How mothers transfer the DNA inside their mitochondria to their babies

Scientists have long known that the DNA inside the cell’s powerhouse, the tiny bean-shaped mitochondrion, comes solely from the mother’s side. Now a new study by CNIC researchers, published in the journal Cell Metabolism, shows how this occurs. In addition, the study will help prevent different types of mitochondrial DNA occurring within the same cell, due to some medical treatments.

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What makes the mitochondrial DNA special?

The transfer of mitochondrial DNA is a constantly changing process that results in the reception of maternal mitochondrial DNA by the offspring. Mitochondrial DNA contains 37 genes that occur only in the mitochondria. While this is a small number compared to the 20,000 genes found in the human genome, the mitochondrial genes come only from the female parent. Different populations show variations in their mitochondrial DNA, just as with the rest of the DNA inside the nucleus.

Mitochondrial DNA exists as multiple copies within each cell as there are several mitochondria per cell. This DNA is unique in that it doesn’t show any recombinant changes during its transmission through the generations. In the nucleus of the reproductive cells, in contrast, the DNA undergoes recombination to produce a new and essentially different copy of the parent’s genome, which is thereafter part of the child’s DNA.

However, mitochondrial DNA does undergo mutation, which is thought to be responsible for the inter-population variants of this genetic material. However, within the same person, all mitochondrial DNA molecules are largely identical and come from copies of the original copy of the mother’s mitochondrial genes present in the embryo.

How is mitochondrial DNA transferred to the offspring?

The experiments were carried out in experimental mice that had two different copies of mitochondrial DNA within each cell within two types of mitochondria. This could be an inheritable situation. The team showed that if there were two or more types of mitochondrial DNA in the mother’s cells, the transfer was regulated in two ways.

The first pathway was operative during egg development, while the second occurred during the period when the first few cells developed into an embryo. The two mechanisms of regulation ensure that different types of mitochondrial DNA do not occur in the same individual, a phenomenon called heteroplasmy. In such cases, the mitochondria cannot function normally.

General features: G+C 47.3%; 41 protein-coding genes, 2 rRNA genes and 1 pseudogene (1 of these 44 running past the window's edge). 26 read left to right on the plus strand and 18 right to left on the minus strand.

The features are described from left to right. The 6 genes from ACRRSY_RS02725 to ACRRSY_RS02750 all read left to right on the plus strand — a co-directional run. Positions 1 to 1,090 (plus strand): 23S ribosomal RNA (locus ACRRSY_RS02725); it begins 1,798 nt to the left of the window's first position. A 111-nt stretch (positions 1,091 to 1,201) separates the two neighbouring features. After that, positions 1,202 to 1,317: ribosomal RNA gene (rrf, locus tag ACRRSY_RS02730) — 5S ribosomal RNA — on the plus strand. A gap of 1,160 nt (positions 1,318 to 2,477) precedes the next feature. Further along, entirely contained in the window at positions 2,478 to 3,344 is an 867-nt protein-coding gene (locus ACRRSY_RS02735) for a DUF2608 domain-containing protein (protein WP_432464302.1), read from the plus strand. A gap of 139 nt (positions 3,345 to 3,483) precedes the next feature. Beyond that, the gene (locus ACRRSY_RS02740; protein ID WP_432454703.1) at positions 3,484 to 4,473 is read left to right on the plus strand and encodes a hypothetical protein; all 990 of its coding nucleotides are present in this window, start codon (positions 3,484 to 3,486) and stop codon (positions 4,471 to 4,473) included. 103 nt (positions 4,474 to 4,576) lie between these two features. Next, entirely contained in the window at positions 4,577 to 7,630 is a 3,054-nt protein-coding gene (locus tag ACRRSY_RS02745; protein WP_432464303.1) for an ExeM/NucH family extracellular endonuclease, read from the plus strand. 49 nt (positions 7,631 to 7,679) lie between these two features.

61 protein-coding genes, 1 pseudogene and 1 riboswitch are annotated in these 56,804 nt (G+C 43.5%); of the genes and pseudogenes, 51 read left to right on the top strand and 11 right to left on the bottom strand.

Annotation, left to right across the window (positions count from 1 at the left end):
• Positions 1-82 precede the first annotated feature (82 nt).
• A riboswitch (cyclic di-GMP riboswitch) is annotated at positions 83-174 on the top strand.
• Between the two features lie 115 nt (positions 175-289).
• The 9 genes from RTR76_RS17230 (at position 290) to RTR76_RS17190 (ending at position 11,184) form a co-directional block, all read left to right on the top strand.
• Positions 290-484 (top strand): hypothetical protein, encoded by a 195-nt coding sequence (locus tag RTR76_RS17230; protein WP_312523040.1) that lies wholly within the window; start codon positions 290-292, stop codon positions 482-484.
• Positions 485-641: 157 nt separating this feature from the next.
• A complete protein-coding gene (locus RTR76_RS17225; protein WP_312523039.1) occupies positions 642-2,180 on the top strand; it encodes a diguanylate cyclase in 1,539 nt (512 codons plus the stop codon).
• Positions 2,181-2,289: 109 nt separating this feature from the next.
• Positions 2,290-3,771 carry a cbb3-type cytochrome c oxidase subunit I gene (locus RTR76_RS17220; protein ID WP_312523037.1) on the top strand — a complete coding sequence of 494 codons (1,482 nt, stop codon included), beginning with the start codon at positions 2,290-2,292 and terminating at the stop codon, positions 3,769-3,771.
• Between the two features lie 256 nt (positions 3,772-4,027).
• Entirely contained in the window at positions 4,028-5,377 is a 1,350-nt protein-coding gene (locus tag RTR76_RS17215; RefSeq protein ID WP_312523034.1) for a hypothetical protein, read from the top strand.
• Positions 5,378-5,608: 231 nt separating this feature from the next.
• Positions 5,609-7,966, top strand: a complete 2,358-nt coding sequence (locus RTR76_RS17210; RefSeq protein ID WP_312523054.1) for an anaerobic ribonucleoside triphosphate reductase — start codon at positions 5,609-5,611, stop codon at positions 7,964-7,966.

Heteroplasmy is known to exist in nature, but as already stated, two distinct mechanisms oppose it. In the experimental setup, the production of more egg cells or oocytes is a low throughput process, and this in itself reduces the chances of heteroplasmy. One of the mitochondrial variants only was picked up during the process of oocyte maturation.

Moreover, following fertilization and once the oocyte began to develop into an embryo, the father’s mitochondrial DNA is actively broken down, ensuring that no cells thereafter carry this genetic material.

These findings reveal the complex mechanisms underlying the decision to select one mitochondrial genome or another, and the reason for this choice.”

Researcher José Antonio Enriquez

However, modern medical therapies, notably mitochondrial replacement, can result in low levels of heteroplasmy, which is shown to be more frequent in patient populations than was considered the case till now. This type of treatment is designed to stop disease-associated mitochondrial DNA from being transmitted to the child.

The female parent’s mitochondria are, in this case, replaced by those from a healthy individual. Such children are called the “children of three parents” but the technology should not be taken lightly, say the researchers. They stress the need to understand why variability in the mitochondrial DNA is required for the body’s normal functioning. Moreover, embryonic cells show an alteration in metabolism when heteroplasmy is present, which results in the formation of a higher concentration of reactive oxygen species. The consequence is that the inner mitochondrial membrane, which carries many enzymes involved in cell respiration and energy production and storage, can become deformed.

How is the study important?

By uncovering the ways in which the mitochondrial DNA is kept separate from the rest of the genome, it will help scientists to use this knowledge to devise better mechanisms to keep mutated mitochondrial DNA out of the child’s cells. Not only so, but it will facilitate the refining of methods to prevent heteroplasmy as a consequence of mitochondrial replacement therapy.

Dr. Liji Thomas

Written by

Dr. Liji Thomas

Dr. Liji Thomas is an OB-GYN, who graduated from the Government Medical College, University of Calicut, Kerala, in 2001. Liji practiced as a full-time consultant in obstetrics/gynecology in a private hospital for a few years following her graduation. She has counseled hundreds of patients facing issues from pregnancy-related problems and infertility, and has been in charge of over 2,000 deliveries, striving always to achieve a normal delivery rather than operative.

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